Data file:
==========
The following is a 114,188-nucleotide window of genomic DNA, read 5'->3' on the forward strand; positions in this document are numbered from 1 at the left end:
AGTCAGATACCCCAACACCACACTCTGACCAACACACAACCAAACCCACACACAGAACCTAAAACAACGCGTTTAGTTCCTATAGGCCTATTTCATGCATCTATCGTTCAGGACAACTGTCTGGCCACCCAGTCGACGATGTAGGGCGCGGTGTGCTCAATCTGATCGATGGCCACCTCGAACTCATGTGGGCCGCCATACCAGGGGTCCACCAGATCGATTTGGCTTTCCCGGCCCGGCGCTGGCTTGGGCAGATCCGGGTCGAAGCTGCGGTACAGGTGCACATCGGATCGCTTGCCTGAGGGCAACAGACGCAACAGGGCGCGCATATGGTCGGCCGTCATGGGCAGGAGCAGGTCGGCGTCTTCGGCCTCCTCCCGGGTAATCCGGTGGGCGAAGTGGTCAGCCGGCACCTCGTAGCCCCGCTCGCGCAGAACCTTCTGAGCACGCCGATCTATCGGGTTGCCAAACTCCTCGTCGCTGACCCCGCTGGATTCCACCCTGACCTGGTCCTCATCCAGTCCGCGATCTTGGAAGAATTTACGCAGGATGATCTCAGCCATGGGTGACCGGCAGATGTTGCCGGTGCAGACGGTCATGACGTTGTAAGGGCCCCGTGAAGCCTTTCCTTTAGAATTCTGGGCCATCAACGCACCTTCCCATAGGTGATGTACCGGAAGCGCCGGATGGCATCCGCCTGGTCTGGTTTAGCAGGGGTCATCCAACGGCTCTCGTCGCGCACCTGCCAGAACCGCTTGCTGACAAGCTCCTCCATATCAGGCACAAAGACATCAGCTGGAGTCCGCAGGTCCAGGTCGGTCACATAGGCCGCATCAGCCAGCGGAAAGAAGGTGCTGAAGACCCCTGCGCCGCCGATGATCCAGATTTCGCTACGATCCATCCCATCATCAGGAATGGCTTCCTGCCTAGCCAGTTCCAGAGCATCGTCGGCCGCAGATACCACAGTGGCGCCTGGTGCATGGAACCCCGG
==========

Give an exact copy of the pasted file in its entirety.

The following is a 114,188-nucleotide window of genomic DNA, read 5'->3' on the forward strand; positions in this document are numbered from 1 at the left end:
AGTCAGATACCCCAACACCACACTCTGACCAACACACAACCAAACCCACACACAGAACCTAAAACAACGCGTTTAGTTCCTATAGGCCTATTTCATGCATCTATCGTTCAGGACAACTGTCTGGCCACCCAGTCGACGATGTAGGGCGCGGTGTGCTCAATCTGATCGATGGCCACCTCGAACTCATGTGGGCCGCCATACCAGGGGTCCACCAGATCGATTTGGCTTTCCCGGCCCGGCGCTGGCTTGGGCAGATCCGGGTCGAAGCTGCGGTACAGGTGCACATCGGATCGCTTGCCTGAGGGCAACAGACGCAACAGGGCGCGCATATGGTCGGCCGTCATGGGCAGGAGCAGGTCGGCGTCTTCGGCCTCCTCCCGGGTAATCCGGTGGGCGAAGTGGTCAGCCGGCACCTCGTAGCCCCGCTCGCGCAGAACCTTCTGAGCACGCCGATCTATCGGGTTGCCAAACTCCTCGTCGCTGACCCCGCTGGATTCCACCCTGACCTGGTCCTCATCCAGTCCGCGATCTTGGAAGAATTTACGCAGGATGATCTCAGCCATGGGTGACCGGCAGATGTTGCCGGTGCAGACGGTCATGACGTTGTAAGGGCCCCGTGAAGCCTTTCCTTTAGAATTCTGGGCCATCAACGCACCTTCCCATAGGTGATGTACCGGAAGCGCCGGATGGCATCCGCCTGGTCTGGTTTAGCAGGGGTCATCCAACGGCTCTCGTCGCGCACCTGCCAGAACCGCTTGCTGACAAGCTCCTCCATATCAGGCACAAAGACATCAGCTGGAGTCCGCAGGTCCAGGTCGGTCACATAGGCCGCATCAGCCAGCGGAAAGAAGGTGCTGAAGACCCCTGCGCCGCCGATGATCCAGATTTCGCTACGATCCATCCCATCATCAGGAATGGCTTCCTGCCTAGCCAGTTCCAGAGCATCGTCGGCCGCAGATACCACAGTGGCGCCTGGTGCATGGAACCCCGG